ROCK A DIFFERENT CHAIN
Professor Tricia Rose sat in the sixth floor conference room of New York University's Institute of African-American Affairs, an extensive library of books by and about African-Americans lining the glass-enclosed shelves behind her. Boxes of promotional t-shirts lay on the table and floor and just outside the slightly opened door, visiting dignitaries conversed in foreign tongues.
The institute was busy orchestrating the international symposium, "Slave Routes: The Long Memory," which took place Oct. 6-10. But at that moment, Rose was focused on a television where the latest music video by southern rappers Eightball and MJG danced across the screen. As the video's last scene faded to black, Rose, author of Black Noise: Rap Music and Black Culture in Contemporary America, began an in-depth analysis of the video's use of slavery images and the relationship of slavery, and notions of slavery, to the hip hop music industry as a whole.
Eightball and MJG's video "We Started This" (Suave House/ Universal Records/ Universal Music Group, 1999) depicts in a slave metaphor the exploitation of hip hop artists by rich record executives. The video shows black males being trapped, shackled, and then forced to rap into microphones hanging from a factory ceiling. The suit-clad executives appear throughout the video laughing and throwing hands full of money at the artists under their control.
"The notion of capitalism and the exchange of black bodies is being reproduced narratively," explained Rose, who is acting head of the institute and NYU's Africana studies program this year. "That's what slavery was. It was the control and exchange of black bodies in a capitalist system. Now, the physical domination isn't as obviously severe. We are free, we are full citizens, but the psychological as well as the economic domination seem to still be of concern."
According to the music retail store and rack sampler, SoundScan, the rap genre gained the largest percentage of total album sales in 1998, moving from 9.5 percent of total sales in 1997 to 11.4 percent in 1998. While this trend may have benefited the year's multi-platinum rap artists, all of whom were black, they received little in comparison to their white, or black-owned record labels and even less compared to their label's white or foreign-owned distributors. In 1998, six major distributors operated in the American music industry, WEA (Warner, Elektra, Atlantic), Sony, Polygram, Universal, BMG (Bertelsmann Music Group), and EMD (EMI Music Distribution). Between them, these six distributors accounted for 84.8 percent of the total album sales and owned most major labels. (Earlier this year Polygram and Universal merged to form UMVD, Universal Music and Video Distribution, further consolidating the power of the music industry's top tier.)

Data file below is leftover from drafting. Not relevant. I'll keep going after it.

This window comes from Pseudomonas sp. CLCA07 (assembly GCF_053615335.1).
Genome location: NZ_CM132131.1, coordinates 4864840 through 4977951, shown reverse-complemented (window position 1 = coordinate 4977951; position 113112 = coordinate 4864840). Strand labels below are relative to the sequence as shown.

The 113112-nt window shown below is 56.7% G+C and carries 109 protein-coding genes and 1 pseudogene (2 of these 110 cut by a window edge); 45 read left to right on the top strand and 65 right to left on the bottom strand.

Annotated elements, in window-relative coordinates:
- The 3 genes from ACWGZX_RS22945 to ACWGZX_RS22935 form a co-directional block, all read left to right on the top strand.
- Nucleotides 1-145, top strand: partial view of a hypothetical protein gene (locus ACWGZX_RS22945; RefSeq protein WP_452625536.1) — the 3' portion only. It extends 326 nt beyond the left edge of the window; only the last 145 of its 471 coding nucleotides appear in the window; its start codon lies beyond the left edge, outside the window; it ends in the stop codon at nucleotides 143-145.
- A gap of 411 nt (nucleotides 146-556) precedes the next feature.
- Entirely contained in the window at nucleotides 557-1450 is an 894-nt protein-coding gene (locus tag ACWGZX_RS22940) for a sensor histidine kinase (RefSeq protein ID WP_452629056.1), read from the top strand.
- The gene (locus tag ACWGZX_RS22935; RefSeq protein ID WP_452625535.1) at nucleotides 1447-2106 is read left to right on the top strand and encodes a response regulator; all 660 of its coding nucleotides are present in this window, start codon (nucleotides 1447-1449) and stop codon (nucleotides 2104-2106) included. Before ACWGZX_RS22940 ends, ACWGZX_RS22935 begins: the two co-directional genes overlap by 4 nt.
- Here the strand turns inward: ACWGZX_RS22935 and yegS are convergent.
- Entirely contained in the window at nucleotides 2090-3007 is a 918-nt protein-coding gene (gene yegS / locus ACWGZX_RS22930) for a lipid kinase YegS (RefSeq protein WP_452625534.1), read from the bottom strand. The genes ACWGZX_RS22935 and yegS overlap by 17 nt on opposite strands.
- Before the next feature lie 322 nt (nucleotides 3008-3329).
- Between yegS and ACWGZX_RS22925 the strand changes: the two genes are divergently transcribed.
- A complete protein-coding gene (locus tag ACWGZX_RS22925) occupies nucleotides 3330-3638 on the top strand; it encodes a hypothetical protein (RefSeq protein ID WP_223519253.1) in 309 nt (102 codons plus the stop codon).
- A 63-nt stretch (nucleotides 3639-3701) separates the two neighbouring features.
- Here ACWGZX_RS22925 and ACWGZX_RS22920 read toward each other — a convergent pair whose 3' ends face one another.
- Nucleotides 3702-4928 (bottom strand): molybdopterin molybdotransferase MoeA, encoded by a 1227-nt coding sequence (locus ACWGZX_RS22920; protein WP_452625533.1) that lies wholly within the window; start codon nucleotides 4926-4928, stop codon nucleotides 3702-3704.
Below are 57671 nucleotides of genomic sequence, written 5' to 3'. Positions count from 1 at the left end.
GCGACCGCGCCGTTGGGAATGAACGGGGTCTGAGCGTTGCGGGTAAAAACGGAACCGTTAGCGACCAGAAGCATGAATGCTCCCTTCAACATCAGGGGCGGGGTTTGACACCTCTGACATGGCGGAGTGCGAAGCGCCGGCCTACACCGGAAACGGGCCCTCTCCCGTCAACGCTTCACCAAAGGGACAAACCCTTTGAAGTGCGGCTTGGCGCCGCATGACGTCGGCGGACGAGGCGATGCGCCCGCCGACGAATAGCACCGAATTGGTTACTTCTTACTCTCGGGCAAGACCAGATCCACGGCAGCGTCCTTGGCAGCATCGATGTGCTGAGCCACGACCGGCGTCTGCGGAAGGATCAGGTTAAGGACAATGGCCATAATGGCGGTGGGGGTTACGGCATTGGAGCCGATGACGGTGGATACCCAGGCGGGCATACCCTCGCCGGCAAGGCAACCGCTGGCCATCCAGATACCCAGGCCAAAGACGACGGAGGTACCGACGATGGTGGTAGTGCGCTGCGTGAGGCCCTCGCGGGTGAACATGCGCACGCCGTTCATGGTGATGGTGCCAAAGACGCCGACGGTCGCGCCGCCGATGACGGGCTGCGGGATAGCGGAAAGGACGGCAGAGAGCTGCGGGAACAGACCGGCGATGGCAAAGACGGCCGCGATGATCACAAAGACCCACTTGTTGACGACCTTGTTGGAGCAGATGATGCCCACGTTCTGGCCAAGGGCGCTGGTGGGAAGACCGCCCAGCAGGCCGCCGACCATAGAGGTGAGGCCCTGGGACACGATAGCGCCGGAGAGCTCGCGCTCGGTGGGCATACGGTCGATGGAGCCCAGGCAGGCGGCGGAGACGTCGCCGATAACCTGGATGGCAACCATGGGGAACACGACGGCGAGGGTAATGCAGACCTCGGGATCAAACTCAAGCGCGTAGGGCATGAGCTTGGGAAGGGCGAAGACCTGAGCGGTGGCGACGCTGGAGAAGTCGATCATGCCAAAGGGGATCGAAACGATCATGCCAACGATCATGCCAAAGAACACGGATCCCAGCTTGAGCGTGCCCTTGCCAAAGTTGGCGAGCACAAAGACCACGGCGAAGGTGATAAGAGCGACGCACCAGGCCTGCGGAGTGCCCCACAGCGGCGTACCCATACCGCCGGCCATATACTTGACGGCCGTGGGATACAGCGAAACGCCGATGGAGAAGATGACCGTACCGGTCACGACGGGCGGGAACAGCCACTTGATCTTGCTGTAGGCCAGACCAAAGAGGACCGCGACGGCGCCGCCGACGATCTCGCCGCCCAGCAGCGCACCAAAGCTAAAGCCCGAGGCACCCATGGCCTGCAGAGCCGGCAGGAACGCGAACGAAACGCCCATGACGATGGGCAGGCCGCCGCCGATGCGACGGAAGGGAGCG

Paul D. Rosenberg is an attorney with the firm of Cutler & Sedylmayr, LLP, and owner of Goliath Artists Management. Reclining in a plush black leather chair in his firm's conference room, he offered a simplified version of music industry math: "The distributors are the ones that really make the money," he says, noting that this problem is hardly unique to hip hop. Artists of all colors and in all genres complain about their cut.
"[The distributors are] the ones making like four or five bucks on a CD just for putting it in the store," Rosenberg said. By contrast, an artist can only expect about $1.30 per CD in royalties (the fee paid per CD sold usually based on 12-to-16 percent of the CD's retail price). From that comparatively small sum the record labels expect the artist to recoup, or pay back, all advances received before and during production.
As a result, while the distributor continually profits from all sales free from any real risk, some of the more unsuccessful artists will still owe money to their respective labels when they begin recording their next albums. Unless that new album is a breakthrough hit, the cycle continues.
Despite the economic disparities between the earnings of artists, their labels and their distributors, Rose warned that "it's dangerous" to make the analogy between the record industry and slavery.
"It's not the same because we have choices," she said. "It's utterly fundamental to distinguish slavery from contemporary circumstances, and many people use it easily in a way that diminishes the utter brutality as well as the total domination of people when they are physically enslaved. Rappers don't have to rap. They choose that, [but] that get's dropped out when you use slavery metaphors 'cause it looks like, well, I don't have a choice, ...and the answer is then absolutely no."
Percy Coles is a well-known rapper, better known as Tragedy Kadahfi. The Queensbridge, New York, veteran is the co-CEO of the record label and production company 25 II Life. Tragedy called late Monday night from his label's office, two nights after the "Slave Routes" symposium officially closed. After a full week of high profile panels, well-attended events, and intense discussions about race relations, Tragedy's life remained relatively unchanged. He opened with a few jokes and then launched into a discussion of his label and his perceptions, as an artist and a businessman, of the hip-hop industry.
"I mean, as far as distributors are concerned," he said, "I'm not in conflict with anybody's piece of the pie, but let me just say this: The overall big picture, the overall big scheme of things is full ownership. Master P doesn't even have full ownership. Full ownership is supremacy. We're living in a capitalist country so things are based on capitalism and that's what labels do... If you can't be used, you're useless... So, in terms of slavery? I wouldn't term it as slavery, it's just business."
Produced for the Web by Michael Kaplan
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